Quote for Today: Lilliam Rivera

 

friendship-lifestyle-brand-fun-friends-happy-sunglasses-glasses-selfie-party-eyewear-photomontage-cartoon-vision-care-1034868I thought home needed to be tall and luminous, a glowing building with a luxurious setting. Status. What I failed to understand is home is not where I place my head down at night or the color of my furniture. Home is the people I surrounded myself with, the ones I break bread with. The keepers of my secrets and my fears. It is to be loved and to give love without inhibitions.

Lilliam Rivera, Dealing in Dreams

Public Domain Image via PxHere

Quote for Today: Jenny Downham

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“It comes and goes. People think if you’re sick you become fearless and brave, but you don’t. Most of the time it’s like being stalked by a psycho, like I might get shot any second. But sometimes I forget for hours.”
“What makes you forget?”
“People. Doing stuff. When I was with you in the wood, I forgot for a whole afternoon.”

Jenny Downham, Before I Die

Image: Holding On (Father and son), Public Domain Image via U.S. Department of Homeland Security

Quote for Today: Frederick Douglass

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I have often been utterly astonished, since I came to the north, to find persons who could speak of the singing, among slaves, as evidence of their contentment and happiness. It is impossible to conceive of a greater mistake. Slaves sing most when they are most unhappy. The songs of the slave represent the sorrows of his heart; and he is relieved by them, only as an aching heart is relieved by its tears. At least, such is my experience. I have often sung to drown my sorrow, but seldom to express my happiness. Crying for joy, and singing for joy, were alike uncommon to me while in the jaws of slavery. The singing of a man cast away upon a desolate island might be as appropriately considered as evidence of contentment and happiness, as the singing of a slave; the songs of the one and of the other are prompted by the same emotion.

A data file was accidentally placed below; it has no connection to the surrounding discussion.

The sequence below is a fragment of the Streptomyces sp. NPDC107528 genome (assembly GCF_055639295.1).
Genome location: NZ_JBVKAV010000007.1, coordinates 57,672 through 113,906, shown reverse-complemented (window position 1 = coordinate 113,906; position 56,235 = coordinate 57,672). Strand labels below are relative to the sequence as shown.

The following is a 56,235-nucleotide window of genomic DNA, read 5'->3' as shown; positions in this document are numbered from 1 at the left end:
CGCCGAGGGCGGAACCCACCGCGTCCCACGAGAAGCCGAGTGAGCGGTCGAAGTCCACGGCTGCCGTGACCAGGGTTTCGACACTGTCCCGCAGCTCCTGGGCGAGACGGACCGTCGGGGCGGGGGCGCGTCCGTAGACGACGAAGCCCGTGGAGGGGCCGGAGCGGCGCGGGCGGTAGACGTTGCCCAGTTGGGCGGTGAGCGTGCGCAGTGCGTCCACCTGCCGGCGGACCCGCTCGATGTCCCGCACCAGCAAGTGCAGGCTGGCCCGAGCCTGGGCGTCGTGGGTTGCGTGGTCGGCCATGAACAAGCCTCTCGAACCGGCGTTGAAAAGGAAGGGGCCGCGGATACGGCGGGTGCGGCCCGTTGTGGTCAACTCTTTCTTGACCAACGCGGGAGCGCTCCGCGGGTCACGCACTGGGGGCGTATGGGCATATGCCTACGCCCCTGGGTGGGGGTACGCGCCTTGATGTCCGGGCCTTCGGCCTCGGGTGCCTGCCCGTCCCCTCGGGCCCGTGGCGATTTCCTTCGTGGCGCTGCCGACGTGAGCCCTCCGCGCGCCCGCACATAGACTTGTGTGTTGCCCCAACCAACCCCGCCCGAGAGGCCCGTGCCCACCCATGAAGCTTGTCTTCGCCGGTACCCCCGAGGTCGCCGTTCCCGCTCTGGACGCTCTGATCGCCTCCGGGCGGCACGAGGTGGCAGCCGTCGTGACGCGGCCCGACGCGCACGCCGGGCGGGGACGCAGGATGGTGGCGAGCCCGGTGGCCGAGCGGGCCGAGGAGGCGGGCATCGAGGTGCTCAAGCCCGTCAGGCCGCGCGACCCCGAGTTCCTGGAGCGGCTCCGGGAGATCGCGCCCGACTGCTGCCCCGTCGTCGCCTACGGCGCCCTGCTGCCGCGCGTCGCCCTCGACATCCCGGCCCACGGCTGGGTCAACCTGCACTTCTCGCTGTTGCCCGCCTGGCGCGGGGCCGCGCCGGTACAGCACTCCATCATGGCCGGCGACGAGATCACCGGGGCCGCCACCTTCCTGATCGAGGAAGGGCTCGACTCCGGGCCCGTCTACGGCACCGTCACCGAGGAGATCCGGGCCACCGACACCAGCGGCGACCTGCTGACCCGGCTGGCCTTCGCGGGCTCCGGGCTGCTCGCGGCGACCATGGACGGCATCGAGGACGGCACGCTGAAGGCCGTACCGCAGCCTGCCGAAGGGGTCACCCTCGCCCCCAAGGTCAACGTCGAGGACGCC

Frederick Douglass, Narrative of the Life of Frederick Douglass, an American Slave
Image: The Banjo Lesson by Henry Ossawa Tanner, 1893